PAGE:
There are several ways that educators can embed a strengths-based approach into their existing MTSS framework and practices. An excellent place to start is during MTSS grade-level meetings, where teachers often review student data and make decisions about plans and next steps. Educators should make a consistent and conscious effort to use positive, strength-based language when discussing students. If students are struggling, try to discuss the skill that needs development and not just the deficits or problems they are displaying. Teachers should also make an effort to discuss strategies and approaches that have been effective or might be effective, rather than only things that haven't worked.
Another shift in language should be the way that MTSS tier levels are discussed and described. Within MTSS, three tiers define the support levels needed for each student and do not define the students themselves. For example, instead of saying "Tommy is Tier 2 for reading," say "Tommy requires Tier 2 level of support to be successful." This shift is essential, and all stakeholders should be aware during meetings, written/required forms, emails, documentation, and all other forms of communication.
Whenever possible, schools and districts should use a strengths-based assessment approach to measure student competencies and growth. Using this approach is especially important when assessing students' social-emotional and behavioral skills. Schools that rely on deficit-based behavior measures, such as the number of behavior incidents, suspensions, or absences, will likely have difficulty identifying the skills educators need to focus on developing to reduce some of these problematic behaviors.
It is essential to be aware that many deficit-focused assessments/measures may lead to biased reporting, as they are based upon student demographic characteristics, such as race, ethnicity, and special education status. Social-emotional assessments that highlight student strengths, such as the DESSA, can help protect against some of these biases by bringing teachers' attention towards strengths and skills rather than problems and deficits. In addition, using academic and social-emotional assessments that measure multiple areas and subdomains can help teachers identify skills that students may be doing well in, even if their overall scores signal a need for support.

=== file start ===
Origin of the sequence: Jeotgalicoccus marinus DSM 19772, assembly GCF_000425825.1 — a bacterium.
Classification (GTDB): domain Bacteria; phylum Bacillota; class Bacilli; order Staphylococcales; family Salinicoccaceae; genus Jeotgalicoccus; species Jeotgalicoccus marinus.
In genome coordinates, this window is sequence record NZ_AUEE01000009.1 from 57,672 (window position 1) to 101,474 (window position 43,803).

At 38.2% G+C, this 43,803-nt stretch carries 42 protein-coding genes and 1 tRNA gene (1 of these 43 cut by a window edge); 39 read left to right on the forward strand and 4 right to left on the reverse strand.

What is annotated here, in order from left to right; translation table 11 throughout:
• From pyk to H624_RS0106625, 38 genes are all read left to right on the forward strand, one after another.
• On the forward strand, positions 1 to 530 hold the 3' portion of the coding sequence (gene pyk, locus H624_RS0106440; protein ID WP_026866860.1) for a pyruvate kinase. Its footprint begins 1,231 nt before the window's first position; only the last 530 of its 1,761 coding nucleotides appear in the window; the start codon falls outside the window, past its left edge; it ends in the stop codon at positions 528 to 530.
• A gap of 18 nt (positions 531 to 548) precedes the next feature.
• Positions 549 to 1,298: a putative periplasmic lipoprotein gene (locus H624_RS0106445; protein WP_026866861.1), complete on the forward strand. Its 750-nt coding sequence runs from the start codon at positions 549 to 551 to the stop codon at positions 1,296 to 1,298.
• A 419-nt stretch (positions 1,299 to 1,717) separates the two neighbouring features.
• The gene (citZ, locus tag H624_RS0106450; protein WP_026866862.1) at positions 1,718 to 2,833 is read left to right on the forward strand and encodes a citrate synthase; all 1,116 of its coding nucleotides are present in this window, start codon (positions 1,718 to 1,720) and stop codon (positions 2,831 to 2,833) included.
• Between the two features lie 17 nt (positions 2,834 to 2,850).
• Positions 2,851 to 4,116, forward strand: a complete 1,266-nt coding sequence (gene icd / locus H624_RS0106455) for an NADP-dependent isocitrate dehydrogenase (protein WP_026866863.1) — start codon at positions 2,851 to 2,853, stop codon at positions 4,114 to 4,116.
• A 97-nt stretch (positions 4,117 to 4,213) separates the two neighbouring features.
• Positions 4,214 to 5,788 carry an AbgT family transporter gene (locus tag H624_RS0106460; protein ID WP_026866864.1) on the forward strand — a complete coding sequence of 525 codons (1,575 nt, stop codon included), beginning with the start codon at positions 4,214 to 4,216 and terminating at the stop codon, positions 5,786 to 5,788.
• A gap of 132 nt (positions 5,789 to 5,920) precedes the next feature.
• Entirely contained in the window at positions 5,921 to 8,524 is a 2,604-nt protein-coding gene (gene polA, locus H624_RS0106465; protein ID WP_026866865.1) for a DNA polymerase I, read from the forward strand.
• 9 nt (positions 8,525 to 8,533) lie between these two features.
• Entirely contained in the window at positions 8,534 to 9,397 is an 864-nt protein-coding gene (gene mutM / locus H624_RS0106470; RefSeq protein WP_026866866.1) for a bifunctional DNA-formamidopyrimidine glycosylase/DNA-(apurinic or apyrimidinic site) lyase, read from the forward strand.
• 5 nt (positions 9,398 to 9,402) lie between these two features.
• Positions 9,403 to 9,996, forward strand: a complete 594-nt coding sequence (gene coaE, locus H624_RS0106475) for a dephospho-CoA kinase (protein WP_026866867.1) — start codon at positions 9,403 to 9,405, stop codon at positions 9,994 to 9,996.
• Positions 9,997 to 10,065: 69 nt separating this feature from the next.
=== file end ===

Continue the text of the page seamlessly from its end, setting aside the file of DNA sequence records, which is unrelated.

Finally, SMART goal setting is one of the most important and most challenging components of the problem-solving approach in MTSS. SMART goals for students receiving Tier 2 and 3 levels of support should always be strength-based and articulate the specific skill or behavior that will be the focus within the intervention plan. The goal should always be stated in positive terms and describe the desired behavioral outcome. For example, instead of saying "Mia will stop calling out" or "Michael will stop skipping unknown words," the goal should state that "Mia will raise her hand when she has a question" or "Michael will sound out unknown words." Having these types of positively worded goals helps educators measure progress and focus on the specific skill they should be working on with students.
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Branching Minds makes MTSS easy, efficient, and effective by bringing together all of the components of MTSS so teachers can collaboratively problem-solve and support all students’ holistic needs. Our system-level solution helps schools improve students’ outcomes across academics, behavior, and SEL equitably.
Our platform supports teachers with Behavior and SEL in the following ways:
✅ Assessing SEL Needs with the DESSA ✅ Understand Students Perception of their Own SEL Competence with the SECA ✅ Leveraging SEL Screeners for Tiering ✅ More effective problem-solving ✅ Finding the Right Evidence-based Interventions & Accommodations for Each Learner ✅ Creating Intervention Plans and Monitoring Daily & Weekly Progress in Behavior/SEL ✅ Logging & Monitoring Behavior Incidents ✅ Pattern Matching Behavior Incidents Across Groups
Essie Sutton is an Applied Developmental Psychologist and the Director of Learning Science at Branching Minds. Her work brings together the fields of Child Development and Education Psychology to improve learning and development for all students. Dr. Sutton is responsible for studying the impacts of the Branching Minds on students’ academic, behavioral, and social-emotional outcomes. She also leverages MTSS research and best practices to develop and improve the Branching Minds platform.